What’s life without a little colour?

What’s the beauty of a tropical garden without the warm colour combinations that give you that upbeat energetic feeling?

Adding colour to your garden is so much more than picking a bunch of colorful plants. Simply, it’s breathing life into your garden.

So go through our list of colourful trees you can plant for your tropical garden and let us know what you think.

1. Golden Shower Tree (Cassia Fistula): Yes it really is a golden shower! This tree is rightly considered to be one of the most beautiful.

The golden shower tree usually grows to 10 metres in height and has bright yellow flowers which are cylindrical in shape (probably why they are called golden showers)

Golden shower tree

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That’s not all, the Cassia Fistula tree is your classic case of beauty and brains or in this case, beauty and usefulness. The tree can be used to relieve constipation, common cold, fever, intestinal disorders and skin disorders.

Perfect for your tropical garden, this tree prefers a deep well-drained, moderately fertile sandy loam, a position in full sun and is fairly drought resistant.

2. Flame of the forest (Delonix regia ): It’s a flame all right, but only in the most beautiful of ways! It grows from about 20 to 40 feet high, has a crooked trunk and irregular roots.

In December and January, you can’t really refer to Delonix Regina as a flame because most of the leaves would have fallen off. But watch the flames come alive from January up till March!


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Just like the golden shower tree, this tree is also drought resistant and medicinal. It helps cures night blindness, it checks elephantiasis and produces a laxative that helps expel worms from the body.

3.Jacaranda (Jacaranda mimosifolia): Flamboyant and breathtaking might be understatements when describing a Jacaranda in full bloom. The explosion of brightly coloured purple flowers covering the tree’s canopy is guaranteed to make your knees weak.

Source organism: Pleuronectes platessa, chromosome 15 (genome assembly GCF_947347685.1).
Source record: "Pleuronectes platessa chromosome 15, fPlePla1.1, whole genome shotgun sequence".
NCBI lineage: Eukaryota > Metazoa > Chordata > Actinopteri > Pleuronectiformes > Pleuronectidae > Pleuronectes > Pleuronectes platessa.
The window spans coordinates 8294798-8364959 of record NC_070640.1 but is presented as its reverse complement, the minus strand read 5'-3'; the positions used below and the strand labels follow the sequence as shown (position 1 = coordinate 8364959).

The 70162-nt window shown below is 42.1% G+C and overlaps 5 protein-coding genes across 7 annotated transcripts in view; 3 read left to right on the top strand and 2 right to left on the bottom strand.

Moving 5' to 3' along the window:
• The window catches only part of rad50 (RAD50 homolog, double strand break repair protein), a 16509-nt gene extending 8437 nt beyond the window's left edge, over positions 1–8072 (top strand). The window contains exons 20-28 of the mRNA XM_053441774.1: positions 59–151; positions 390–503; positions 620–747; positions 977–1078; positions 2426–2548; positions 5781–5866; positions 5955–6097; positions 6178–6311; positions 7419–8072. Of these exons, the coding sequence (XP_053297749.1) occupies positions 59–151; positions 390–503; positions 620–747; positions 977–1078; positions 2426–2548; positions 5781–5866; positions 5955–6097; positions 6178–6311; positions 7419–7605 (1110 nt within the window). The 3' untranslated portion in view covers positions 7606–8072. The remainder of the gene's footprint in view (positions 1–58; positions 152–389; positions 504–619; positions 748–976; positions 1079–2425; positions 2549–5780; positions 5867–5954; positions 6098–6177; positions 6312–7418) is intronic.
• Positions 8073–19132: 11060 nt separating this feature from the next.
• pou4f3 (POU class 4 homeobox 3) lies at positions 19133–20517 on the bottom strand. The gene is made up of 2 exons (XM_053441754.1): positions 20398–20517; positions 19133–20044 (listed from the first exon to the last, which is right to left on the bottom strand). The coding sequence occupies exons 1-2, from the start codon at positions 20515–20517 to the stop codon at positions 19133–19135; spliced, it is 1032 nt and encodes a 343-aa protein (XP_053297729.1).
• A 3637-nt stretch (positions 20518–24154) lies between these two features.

And when they fall off onto the streets? You have a magical purple carpet to walk on!


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A great fit for your tropical garden, if you want to see the best of their lavender blooms they should be planted in full sun.

Tip: Plant your Jacaranda in an open spot with sandy soil and full sun

4. Frangipani (Plumeria): Neglect this beauty and she’ll keep blossoming. The Frangipani tree is your best bet when you are too busy to tend your garden.

However, show it a little respect, and you will be rewarded with plentiful flowers which are bigger and stronger in colour.



If you just received your plant, make sure to pot them, keep in semi shade or keep in full sun in mornings and shade from midday and afternoon until the roots start sprouting out of the pot’s bottom.
You should know that when the stems of your plant are becoming soft, it is caused by a fungus that manifests during a wet and cool weather.
Tip: Your frangipani can be to your preferred size if you take the time to prune regularly.

5. Firecracker (Russelia): The firecracker does exactly what it’s supposed to do, it explodes. To define its effects correctly, when in full bloom the firecracker looks like it’s raining flowers.

The branches of this plant are slim and lack foliage reducing them to bracts. The tree grows to about 3 to 5 feet in height and spreads from about 6 to 12 feet.


Zone 9 Tropicals

Just like the plants in your garden, the firecracker grows in full sun and has a high tolerance for drought. Really, it does require full sun for best flowering and fullest growth.

You should know this plant is usually bothered by chewing insects, nematodes and mites.

6. Sky Flower (Plumbago): This is an excellent choice for your tropical garden as it loves heat, can survive humid weathers and can tolerate drought.